One man and his boat – the voyages of Peter Rayner

One man and his boat - Peter Rayner and 'Tom Thumb' sailing between Herm and Saint Peter Port, July 2007

In Homer's Odyssey, the hero is advised during his visit to the underworld, that to retire from the sea, he should walk inland with an oar on his shoulder until someone asked him what it was for. Another remarkable sailor, and WSC veteran, has recently done just that – Peter Rayner, long-time owner of ‘Tom Thumb’ the 22ft Pandora which used to moor near the crane.

By profession a scientist with AUWE, Peter was a quiet, unassuming member of the club who raced singlehanded, with the result that not many people knew of his extraordinary adventures cruising with ‘Tom Thumb’. Crossing the Channel in such a small boat would not appeal to most people these days, but Peter was from a generation of sterner stuff, and his record is worth sharing.

Peter would pass through the Channel Islands first; his favourite anchorage was at Sark, whence he would proceed to Saint-Malo via Jersey. This, an already impressive small boat cruise, was merely the beginning; Peter would then enter the canal system, emerging finally at Lorient, where he would proceed to cruise the lovely area around Belle-Isle, the bay of Quiberon and the Gulf of Morbihan, an area for which a small boat is very practical.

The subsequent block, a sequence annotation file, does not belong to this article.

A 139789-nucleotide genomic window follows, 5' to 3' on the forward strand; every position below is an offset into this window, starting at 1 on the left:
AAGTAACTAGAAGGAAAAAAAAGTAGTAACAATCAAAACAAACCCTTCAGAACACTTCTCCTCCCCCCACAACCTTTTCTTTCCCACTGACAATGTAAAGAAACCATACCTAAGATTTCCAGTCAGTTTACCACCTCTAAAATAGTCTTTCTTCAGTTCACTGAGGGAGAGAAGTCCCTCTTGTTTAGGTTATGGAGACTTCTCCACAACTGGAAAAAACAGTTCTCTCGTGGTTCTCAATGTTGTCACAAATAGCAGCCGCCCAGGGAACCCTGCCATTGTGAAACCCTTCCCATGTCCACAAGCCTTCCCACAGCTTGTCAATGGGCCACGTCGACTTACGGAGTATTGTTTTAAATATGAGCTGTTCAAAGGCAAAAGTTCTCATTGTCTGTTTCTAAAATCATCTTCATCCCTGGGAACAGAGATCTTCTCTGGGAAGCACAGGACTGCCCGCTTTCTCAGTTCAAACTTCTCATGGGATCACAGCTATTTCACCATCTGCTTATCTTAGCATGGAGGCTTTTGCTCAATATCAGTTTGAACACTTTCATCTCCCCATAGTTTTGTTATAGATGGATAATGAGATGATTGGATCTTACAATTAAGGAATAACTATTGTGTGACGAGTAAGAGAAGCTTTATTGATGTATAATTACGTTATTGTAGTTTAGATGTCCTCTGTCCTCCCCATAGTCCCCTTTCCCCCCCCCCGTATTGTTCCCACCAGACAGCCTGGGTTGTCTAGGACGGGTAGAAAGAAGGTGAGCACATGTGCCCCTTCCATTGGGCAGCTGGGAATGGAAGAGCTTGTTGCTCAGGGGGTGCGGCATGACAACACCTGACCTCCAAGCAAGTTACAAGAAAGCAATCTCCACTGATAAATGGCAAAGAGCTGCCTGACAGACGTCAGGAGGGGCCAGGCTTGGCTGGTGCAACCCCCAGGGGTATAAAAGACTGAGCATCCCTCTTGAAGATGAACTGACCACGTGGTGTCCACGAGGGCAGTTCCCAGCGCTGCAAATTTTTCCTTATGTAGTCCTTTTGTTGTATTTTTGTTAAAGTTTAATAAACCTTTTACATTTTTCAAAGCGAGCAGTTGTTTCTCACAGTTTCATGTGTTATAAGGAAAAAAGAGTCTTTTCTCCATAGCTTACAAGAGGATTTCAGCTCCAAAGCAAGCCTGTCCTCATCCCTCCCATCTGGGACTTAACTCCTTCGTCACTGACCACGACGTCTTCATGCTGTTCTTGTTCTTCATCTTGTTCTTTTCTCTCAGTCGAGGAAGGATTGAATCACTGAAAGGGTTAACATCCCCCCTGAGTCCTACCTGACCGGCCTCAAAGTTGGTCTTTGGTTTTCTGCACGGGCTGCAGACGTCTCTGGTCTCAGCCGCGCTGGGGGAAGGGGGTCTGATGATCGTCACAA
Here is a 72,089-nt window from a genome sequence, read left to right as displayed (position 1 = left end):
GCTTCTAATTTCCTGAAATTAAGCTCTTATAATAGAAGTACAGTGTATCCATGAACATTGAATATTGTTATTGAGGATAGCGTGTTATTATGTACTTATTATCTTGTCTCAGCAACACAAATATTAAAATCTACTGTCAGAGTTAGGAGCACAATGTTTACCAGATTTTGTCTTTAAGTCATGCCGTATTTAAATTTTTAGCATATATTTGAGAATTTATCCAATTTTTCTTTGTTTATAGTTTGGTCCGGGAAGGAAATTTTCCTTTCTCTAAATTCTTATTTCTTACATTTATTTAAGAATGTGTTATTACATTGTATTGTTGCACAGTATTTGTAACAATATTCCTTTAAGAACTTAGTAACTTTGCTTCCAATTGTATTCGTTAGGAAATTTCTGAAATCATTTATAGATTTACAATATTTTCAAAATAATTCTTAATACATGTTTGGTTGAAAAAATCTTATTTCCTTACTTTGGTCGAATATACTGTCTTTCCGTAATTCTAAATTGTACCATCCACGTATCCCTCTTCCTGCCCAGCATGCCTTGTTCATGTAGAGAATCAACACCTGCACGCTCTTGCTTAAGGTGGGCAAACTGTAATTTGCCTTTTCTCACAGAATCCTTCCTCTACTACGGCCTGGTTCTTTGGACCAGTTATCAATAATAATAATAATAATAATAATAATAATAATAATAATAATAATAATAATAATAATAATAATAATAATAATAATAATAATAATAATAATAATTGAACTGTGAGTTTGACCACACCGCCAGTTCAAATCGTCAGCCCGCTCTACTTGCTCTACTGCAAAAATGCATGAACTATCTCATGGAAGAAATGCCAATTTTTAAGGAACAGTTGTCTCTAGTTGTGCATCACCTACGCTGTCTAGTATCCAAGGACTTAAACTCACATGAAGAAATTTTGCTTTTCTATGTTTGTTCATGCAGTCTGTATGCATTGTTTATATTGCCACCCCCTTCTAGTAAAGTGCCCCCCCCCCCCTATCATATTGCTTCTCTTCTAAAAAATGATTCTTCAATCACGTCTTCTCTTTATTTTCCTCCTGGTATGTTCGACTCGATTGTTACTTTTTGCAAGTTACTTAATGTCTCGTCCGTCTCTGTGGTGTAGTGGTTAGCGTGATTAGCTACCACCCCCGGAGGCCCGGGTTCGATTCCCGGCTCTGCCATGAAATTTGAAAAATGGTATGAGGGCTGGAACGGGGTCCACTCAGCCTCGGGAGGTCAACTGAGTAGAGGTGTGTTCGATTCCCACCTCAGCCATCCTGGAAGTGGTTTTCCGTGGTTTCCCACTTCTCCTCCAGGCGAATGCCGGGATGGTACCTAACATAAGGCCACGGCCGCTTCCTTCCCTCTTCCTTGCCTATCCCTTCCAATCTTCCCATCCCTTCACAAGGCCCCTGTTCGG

After a couple of weeks down there, Peter would then re-enter the canals back to Saint-Malo, avoiding the tricky corner of Finisterre and the north Brittany coast. From Saint-Malo, he would make his way back through the Channel Islands, whose rocks, channels and other dangers he knew like the back of his hand.

Back along, on a wet July afternoon in 2007, I was waiting with the crew of ‘Phoebe’ for the ferry back from Herm, when we happened to notice a small boat making its way between Herm and Jethou, through the Percee Passage, which we had used with some trepidation a day or so before to make Saint Peter Port after the flood had started. It was of course ‘Tom Thumb’, making it look easy, and that evening I was privileged to have the chance to discuss single-handed sailing with Peter over a glass of wine aboard my boat.

‘Tom Thumb’ had her share of narrow escapes; Peter described the feeling of helplessness sitting in fog off the Channel Islands (with no radar or AIS of course) and hearing the Condor catamaran come closer and closer at speed, an experience which led him subsequently to have a distinctive bright orange patch on his mast and mainsail, to make the boat more visible in bad weather. On a lighter note, he went on to say that the biggest obstacle to navigation in the canals tended to be cows bathing in hot weather; two or three cows in the water at once could slow the passage down considerably!

Peter’s most memorable voyage, which members can still share as there is a CD copy, was his trip from Weymouth across to France and up the Seine to Paris, which he filmed with a commentary which includes a detailed description of a warship which he recognised in the distance, pondering on the poplars at Giverny and celebrating Bastille Day at the Eiffel Tower. Peter is the only member to my knowledge to have made this distinctive trip, just one episode in a long career which included 30 annual Channel crossings merely in order to begin the real adventure!

I would like to convey, on the club’s behalf, our best wishes to Peter, and to thank him for his distinctive contribution to the history of Weymouth sailing, whose meaning he helped to expand – at least it’s where he started off from, and he always arrived safely back here on his mooring again after another distinctive odyssey!

Steve Fraser

Submitted on Monday, 3rd December